Saturday, May 25, 2024

SP fishers not happy with new fisheries regulation; Area Rep meets with island fisher-folks

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There was a heated discussion at the San Pedro Lions Den on Wednesday, May 25th, as fishers attended a public meeting with representatives from the Fisheries Department and the Ministry of the Blue Economy. The island fishermen claim their livelihood could be jeopardized by the recent amendment prohibiting fishers from trapping lobsters with a tail weight of less than 4.5 ounces, replacing the currently approved threshold of four ounces. The discussions, which have been taking place in other fishing communities in the country, ended up with the ministry agreeing to delay the new policy for one year to continue engaging the fisher-folks. Regardless, the San Pedro fishermen at the meeting said they reject the legislation and will continue rallying against it.

The Chief Executive Officer in the Ministry of the Blue Economy, Kennedy Carillo, briefly welcomed those in attendance at the public meeting that started just after 6PM. The Area Representative and head of the said ministry, Hon. Andre Perez invited the fishers to be part of the discussion and committed to compromise to move forward. Questions and suggestions followed a short presentation from Acting Administrator at the Fisheries Department, Rigoberto Quintana. His presentation included the fact that in 2009 Belize signed a binding agreement with the Organization of Fisheries and Agriculture in Central America (OSPESCA) to change the required sizes for lobsters and increase the gaps in the traps.

One of the most respected fishermen on the island, 78-year-old Wilfredo Alamilla Sr., shared his life experience as a fisherman for over 60 years. He pressed on the importance of engaging the fishing communities in decisions that will affect their livelihood. Alamilla pointed out that if the new regulation is to ensure sustainability, the current practices have been in place for decades, proof of sustainable fishing. Alamilla added that fishers are not the problem, but the lack of enforcement as other people who pretend to be fishermen are breaking the law. The proposed requirement of lobster tails weighing 4.5 ounces is considered a complicated matter that could dent the fishing folks.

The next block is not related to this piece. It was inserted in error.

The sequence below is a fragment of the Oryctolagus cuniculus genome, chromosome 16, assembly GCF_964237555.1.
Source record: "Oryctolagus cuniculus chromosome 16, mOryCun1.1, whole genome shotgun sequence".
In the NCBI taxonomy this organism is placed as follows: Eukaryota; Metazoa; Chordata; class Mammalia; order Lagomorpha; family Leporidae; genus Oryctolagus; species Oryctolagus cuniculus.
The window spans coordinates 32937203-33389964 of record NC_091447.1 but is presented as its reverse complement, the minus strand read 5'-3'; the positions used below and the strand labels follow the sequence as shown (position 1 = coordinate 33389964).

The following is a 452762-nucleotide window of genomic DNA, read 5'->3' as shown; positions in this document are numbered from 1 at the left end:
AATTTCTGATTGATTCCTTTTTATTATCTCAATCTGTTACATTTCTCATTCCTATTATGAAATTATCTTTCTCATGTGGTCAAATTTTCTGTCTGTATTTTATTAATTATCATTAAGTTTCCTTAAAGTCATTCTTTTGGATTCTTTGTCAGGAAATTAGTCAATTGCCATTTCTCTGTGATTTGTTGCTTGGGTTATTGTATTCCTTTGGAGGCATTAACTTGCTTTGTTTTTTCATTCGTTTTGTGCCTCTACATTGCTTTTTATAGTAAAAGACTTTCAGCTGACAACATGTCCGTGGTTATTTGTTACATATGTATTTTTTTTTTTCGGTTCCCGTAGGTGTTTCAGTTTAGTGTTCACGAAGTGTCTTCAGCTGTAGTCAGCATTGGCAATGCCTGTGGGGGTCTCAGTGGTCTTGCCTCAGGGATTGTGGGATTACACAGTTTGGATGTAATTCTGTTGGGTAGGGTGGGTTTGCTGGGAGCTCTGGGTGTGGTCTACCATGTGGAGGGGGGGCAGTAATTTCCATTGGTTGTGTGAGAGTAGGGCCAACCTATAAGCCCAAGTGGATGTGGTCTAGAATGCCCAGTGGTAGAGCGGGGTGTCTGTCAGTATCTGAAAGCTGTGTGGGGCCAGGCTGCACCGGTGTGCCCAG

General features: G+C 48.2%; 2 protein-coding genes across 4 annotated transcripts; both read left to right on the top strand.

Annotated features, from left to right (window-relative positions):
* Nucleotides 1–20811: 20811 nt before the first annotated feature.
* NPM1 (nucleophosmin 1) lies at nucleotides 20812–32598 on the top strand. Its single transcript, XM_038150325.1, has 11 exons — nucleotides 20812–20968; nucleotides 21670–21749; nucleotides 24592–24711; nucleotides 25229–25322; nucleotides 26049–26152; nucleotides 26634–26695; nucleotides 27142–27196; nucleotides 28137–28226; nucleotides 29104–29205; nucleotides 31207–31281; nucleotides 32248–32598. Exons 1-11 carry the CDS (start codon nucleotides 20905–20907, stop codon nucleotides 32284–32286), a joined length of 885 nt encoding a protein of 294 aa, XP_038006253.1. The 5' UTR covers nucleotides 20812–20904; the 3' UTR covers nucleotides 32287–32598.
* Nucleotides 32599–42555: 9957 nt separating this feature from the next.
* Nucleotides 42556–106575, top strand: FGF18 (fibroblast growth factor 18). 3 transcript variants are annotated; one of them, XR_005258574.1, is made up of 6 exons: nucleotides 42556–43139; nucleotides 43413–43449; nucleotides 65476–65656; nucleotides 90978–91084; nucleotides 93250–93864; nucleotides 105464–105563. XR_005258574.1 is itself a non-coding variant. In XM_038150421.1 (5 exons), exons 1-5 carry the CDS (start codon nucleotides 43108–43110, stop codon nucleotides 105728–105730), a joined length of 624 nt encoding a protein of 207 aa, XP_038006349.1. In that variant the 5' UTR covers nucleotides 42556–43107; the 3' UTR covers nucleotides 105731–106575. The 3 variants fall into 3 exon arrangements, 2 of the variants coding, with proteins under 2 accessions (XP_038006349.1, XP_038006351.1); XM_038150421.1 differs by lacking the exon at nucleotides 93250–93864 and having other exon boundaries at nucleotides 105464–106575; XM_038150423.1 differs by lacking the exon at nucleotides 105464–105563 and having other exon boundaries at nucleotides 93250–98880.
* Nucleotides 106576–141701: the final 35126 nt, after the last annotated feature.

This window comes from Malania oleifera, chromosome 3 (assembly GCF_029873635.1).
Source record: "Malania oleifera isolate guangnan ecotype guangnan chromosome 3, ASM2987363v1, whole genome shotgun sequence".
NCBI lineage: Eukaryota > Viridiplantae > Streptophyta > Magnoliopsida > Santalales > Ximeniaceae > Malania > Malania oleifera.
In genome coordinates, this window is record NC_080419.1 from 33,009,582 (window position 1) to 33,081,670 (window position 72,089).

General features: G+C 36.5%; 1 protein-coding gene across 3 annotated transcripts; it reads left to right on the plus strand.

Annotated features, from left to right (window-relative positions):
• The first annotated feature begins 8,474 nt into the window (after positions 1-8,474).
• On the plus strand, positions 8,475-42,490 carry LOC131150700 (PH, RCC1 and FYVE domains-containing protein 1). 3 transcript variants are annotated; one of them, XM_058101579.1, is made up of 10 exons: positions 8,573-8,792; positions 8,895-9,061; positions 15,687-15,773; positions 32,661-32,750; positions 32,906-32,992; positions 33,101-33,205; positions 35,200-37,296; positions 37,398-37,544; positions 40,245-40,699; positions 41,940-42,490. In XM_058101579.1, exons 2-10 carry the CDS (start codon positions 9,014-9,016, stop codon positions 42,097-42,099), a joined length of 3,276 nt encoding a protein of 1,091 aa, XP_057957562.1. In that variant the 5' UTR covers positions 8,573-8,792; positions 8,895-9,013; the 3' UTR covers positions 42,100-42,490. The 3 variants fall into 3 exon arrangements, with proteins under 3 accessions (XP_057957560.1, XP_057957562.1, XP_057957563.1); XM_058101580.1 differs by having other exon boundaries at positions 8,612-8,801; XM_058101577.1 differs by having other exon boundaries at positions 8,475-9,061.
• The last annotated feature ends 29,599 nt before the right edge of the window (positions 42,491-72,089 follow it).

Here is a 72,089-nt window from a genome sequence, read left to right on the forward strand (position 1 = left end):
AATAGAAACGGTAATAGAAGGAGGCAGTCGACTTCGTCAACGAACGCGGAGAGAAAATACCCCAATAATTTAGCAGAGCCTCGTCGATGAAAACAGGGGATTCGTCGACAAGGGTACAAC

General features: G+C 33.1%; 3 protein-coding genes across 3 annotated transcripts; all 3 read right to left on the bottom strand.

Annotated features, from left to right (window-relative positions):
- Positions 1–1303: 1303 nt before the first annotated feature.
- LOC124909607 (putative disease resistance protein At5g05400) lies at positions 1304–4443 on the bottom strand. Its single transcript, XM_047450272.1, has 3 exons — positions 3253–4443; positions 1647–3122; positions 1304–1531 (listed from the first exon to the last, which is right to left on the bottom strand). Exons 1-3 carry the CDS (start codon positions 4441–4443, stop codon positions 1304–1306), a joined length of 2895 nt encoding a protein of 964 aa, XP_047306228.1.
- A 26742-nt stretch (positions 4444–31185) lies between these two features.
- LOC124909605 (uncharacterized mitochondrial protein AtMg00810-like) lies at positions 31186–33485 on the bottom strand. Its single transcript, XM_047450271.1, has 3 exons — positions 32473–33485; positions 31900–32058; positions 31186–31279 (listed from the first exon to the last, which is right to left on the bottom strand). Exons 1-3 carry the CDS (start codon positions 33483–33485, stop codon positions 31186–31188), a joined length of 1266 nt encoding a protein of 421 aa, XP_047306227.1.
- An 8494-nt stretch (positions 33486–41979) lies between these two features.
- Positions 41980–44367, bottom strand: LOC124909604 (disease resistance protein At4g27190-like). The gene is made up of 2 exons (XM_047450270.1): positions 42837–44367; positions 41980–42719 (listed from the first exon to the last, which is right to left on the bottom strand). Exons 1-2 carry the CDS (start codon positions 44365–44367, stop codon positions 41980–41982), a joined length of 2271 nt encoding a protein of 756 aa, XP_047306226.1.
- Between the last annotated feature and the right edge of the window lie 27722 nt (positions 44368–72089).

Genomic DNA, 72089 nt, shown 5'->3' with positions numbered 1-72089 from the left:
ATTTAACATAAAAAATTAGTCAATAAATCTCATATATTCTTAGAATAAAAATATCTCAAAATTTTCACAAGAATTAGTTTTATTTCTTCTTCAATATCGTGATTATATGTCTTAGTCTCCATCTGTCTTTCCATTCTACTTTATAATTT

Other fishers like Alfredo Rubio indicated that such new amendments to the fisheries laws would continue to be rejected because it is not beneficial to them. He welcomes the decision to delay the implementation of the new law for another year, but whenever future public meetings are held, he will oppose it. Fisherman turned tour guide Philip ‘Billy’ Leslie agreed with his colleague Alamilla that enforcement is needed. He noted the lack of consultation, not to mention the protection of ecosystems like mangroves benefiting the fishing industry. As brought up by other fishers, the continued development in San Pedro is destroying large areas of mangroves. “We are not against development; we welcome sustainable development,” said Leslie. He pointed out that mangroves are nursing grounds for juvenile fish and lobster. “If the nursery grounds are destroyed, you cannot expect more fish or lobster,” he said. The fishermen emphasized that their production would decrease, and the product prices will have to increase significantly.

During the heated discussion, fishers also addressed the regulation to increase the escape gap size in the lobster traps. They said it would not work and reducing the number of traps in their fishing grounds would negatively affect them. They said they were aware of the OSPESCA agreement signed but at the same time blasted the government for not having consulted with the fishing community before signing such documents on their behalf. At the end of the meeting, it was clear that the possibility of fishers accepting the new regulations is very slim, and if there is an agreement, they want solid incentives.

Minister Andre Perez assured them that their suggestions would be considered. He assured them that no decision would be made without considering their concerns. Perez has received the same reception in places like Caye Caulker and Sarteneja in the northern Corozal District. He said these public meetings are to listen to the people who are the experts in the field. He understands their claims that it may be too early to implement regulation as fisher-folks are still recovering from the COVID-19 pandemic. “We did agree that it will be deferred for another year and then reach again to our people,” said Perez. However, Perez said that such regulation would need to be implemented sooner than later, but always working with the fisher-folks. According to the technical people in fisheries, Perez added that this new regulation should be given a try and see the yields as it is executed.

It is important to note that the OSPESCA agreement is binding, and Belize must implement the new fisheries law. Perez made it clear that the country could be sanctioned for failing to comply with said agreement leading to a catastrophic situation for Belize.

 

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